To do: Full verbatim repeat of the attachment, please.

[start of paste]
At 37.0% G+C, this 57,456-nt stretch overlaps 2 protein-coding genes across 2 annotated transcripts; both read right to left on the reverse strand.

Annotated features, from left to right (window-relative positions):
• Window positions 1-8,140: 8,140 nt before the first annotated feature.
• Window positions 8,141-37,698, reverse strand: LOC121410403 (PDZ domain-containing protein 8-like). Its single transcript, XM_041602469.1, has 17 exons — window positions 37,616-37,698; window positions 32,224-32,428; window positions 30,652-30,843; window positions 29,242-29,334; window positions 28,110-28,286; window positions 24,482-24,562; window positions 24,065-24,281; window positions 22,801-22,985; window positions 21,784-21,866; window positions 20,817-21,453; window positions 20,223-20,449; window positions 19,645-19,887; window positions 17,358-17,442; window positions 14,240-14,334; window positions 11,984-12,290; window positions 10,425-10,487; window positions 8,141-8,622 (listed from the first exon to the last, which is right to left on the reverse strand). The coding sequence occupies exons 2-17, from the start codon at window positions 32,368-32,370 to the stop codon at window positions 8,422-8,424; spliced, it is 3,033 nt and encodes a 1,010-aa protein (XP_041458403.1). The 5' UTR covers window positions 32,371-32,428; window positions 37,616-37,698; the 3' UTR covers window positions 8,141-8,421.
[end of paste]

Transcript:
At 37.0% G+C, this 57,456-nt stretch overlaps 2 protein-coding genes across 2 annotated transcripts; both read right to left on the reverse strand.

Annotated features, from left to right (window-relative positions):
• Window positions 1-8,140: 8,140 nt before the first annotated feature.
• Window positions 8,141-37,698, reverse strand: LOC121410403 (PDZ domain-containing protein 8-like). Its single transcript, XM_041602469.1, has 17 exons — window positions 37,616-37,698; window positions 32,224-32,428; window positions 30,652-30,843; window positions 29,242-29,334; window positions 28,110-28,286; window positions 24,482-24,562; window positions 24,065-24,281; window positions 22,801-22,985; window positions 21,784-21,866; window positions 20,817-21,453; window positions 20,223-20,449; window positions 19,645-19,887; window positions 17,358-17,442; window positions 14,240-14,334; window positions 11,984-12,290; window positions 10,425-10,487; window positions 8,141-8,622 (listed from the first exon to the last, which is right to left on the reverse strand). The coding sequence occupies exons 2-17, from the start codon at window positions 32,368-32,370 to the stop codon at window positions 8,422-8,424; spliced, it is 3,033 nt and encodes a 1,010-aa protein (XP_041458403.1). The 5' UTR covers window positions 32,371-32,428; window positions 37,616-37,698; the 3' UTR covers window positions 8,141-8,421.